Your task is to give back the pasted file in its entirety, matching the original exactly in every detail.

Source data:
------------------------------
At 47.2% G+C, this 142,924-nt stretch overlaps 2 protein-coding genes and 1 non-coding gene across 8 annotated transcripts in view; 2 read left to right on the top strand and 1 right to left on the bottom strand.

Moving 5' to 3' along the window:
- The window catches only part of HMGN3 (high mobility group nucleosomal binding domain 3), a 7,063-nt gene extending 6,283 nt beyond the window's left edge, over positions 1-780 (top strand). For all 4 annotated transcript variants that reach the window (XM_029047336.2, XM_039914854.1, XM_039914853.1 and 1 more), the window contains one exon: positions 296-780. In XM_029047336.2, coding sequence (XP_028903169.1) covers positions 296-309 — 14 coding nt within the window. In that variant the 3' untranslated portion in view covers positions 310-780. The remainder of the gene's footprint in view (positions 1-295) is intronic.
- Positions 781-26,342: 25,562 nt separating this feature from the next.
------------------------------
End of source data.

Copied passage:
At 47.2% G+C, this 142,924-nt stretch overlaps 2 protein-coding genes and 1 non-coding gene across 8 annotated transcripts in view; 2 read left to right on the top strand and 1 right to left on the bottom strand.

Moving 5' to 3' along the window:
- The window catches only part of HMGN3 (high mobility group nucleosomal binding domain 3), a 7,063-nt gene extending 6,283 nt beyond the window's left edge, over positions 1-780 (top strand). For all 4 annotated transcript variants that reach the window (XM_029047336.2, XM_039914854.1, XM_039914853.1 and 1 more), the window contains one exon: positions 296-780. In XM_029047336.2, coding sequence (XP_028903169.1) covers positions 296-309 — 14 coding nt within the window. In that variant the 3' untranslated portion in view covers positions 310-780. The remainder of the gene's footprint in view (positions 1-295) is intronic.
- Positions 781-26,342: 25,562 nt separating this feature from the next.